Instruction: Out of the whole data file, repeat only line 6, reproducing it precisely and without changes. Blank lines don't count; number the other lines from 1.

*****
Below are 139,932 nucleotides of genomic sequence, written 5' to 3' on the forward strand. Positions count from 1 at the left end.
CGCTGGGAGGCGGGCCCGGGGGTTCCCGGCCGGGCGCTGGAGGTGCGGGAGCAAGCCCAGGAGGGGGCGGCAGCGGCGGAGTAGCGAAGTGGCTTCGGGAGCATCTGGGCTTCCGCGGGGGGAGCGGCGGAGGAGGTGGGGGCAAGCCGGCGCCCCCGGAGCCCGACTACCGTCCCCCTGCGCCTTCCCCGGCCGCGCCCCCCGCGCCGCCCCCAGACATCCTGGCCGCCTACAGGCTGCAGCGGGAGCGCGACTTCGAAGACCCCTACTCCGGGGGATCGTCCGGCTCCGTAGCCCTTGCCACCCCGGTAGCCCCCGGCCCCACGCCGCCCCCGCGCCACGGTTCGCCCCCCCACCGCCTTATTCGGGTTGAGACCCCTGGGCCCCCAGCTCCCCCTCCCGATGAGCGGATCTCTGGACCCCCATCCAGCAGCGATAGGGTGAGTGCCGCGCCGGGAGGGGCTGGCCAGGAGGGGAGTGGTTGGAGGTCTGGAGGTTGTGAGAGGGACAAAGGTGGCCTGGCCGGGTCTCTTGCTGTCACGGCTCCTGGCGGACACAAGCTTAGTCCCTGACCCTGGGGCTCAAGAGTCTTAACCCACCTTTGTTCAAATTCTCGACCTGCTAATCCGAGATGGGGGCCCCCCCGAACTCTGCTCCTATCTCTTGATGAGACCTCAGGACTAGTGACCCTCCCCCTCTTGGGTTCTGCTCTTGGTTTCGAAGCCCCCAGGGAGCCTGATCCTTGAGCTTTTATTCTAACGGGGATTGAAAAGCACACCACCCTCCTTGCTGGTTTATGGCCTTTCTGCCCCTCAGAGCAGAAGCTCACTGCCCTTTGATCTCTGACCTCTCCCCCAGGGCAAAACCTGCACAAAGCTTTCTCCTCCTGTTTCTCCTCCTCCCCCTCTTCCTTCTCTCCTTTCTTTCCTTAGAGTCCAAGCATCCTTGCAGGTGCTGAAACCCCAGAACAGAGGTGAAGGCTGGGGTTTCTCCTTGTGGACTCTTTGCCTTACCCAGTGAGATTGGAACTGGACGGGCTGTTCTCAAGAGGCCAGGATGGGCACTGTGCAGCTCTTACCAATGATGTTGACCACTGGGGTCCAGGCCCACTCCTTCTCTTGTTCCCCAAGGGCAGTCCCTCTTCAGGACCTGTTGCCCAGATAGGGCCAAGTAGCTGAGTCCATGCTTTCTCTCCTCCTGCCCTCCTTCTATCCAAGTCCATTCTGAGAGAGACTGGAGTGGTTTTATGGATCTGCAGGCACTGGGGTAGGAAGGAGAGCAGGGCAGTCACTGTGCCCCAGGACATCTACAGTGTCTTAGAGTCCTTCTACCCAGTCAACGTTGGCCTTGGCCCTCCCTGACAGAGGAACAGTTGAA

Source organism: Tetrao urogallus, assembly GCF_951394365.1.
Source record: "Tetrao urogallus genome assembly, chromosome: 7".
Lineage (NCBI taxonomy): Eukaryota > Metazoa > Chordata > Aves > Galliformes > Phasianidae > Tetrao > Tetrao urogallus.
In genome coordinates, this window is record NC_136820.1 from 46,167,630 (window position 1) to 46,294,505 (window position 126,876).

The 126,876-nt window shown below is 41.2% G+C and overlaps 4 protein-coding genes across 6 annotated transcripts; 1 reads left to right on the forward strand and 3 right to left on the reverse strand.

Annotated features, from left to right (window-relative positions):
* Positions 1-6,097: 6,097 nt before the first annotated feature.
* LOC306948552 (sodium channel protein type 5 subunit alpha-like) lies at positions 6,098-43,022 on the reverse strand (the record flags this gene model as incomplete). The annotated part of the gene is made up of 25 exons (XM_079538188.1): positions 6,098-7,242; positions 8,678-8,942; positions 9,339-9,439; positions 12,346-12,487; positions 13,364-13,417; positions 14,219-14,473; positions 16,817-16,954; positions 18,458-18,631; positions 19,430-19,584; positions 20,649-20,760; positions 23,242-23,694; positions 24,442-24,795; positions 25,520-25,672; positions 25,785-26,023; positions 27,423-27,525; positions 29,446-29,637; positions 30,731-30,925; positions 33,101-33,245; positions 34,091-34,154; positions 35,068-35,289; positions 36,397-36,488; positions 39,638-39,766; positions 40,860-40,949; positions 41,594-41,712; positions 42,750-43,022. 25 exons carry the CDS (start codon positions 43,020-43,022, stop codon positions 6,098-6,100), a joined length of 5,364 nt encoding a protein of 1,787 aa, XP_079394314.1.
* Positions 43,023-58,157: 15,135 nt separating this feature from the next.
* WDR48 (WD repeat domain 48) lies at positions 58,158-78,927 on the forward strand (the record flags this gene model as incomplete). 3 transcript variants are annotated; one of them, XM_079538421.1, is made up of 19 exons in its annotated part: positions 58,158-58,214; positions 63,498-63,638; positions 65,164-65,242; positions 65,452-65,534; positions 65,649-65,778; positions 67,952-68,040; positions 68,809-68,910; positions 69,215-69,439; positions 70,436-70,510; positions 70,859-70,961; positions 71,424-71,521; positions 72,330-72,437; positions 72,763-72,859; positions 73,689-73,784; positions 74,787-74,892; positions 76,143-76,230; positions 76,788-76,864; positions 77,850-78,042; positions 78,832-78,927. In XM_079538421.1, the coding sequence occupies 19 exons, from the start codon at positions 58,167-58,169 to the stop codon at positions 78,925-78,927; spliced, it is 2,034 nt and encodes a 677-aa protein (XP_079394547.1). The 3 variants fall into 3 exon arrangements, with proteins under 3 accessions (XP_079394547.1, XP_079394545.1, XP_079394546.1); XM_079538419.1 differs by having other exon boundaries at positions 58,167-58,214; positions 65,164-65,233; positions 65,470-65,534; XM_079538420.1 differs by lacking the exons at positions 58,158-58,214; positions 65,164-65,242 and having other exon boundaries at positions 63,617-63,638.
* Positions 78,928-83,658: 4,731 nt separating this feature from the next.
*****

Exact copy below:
In genome coordinates, this window is record NC_136820.1 from 46,167,630 (window position 1) to 46,294,505 (window position 126,876).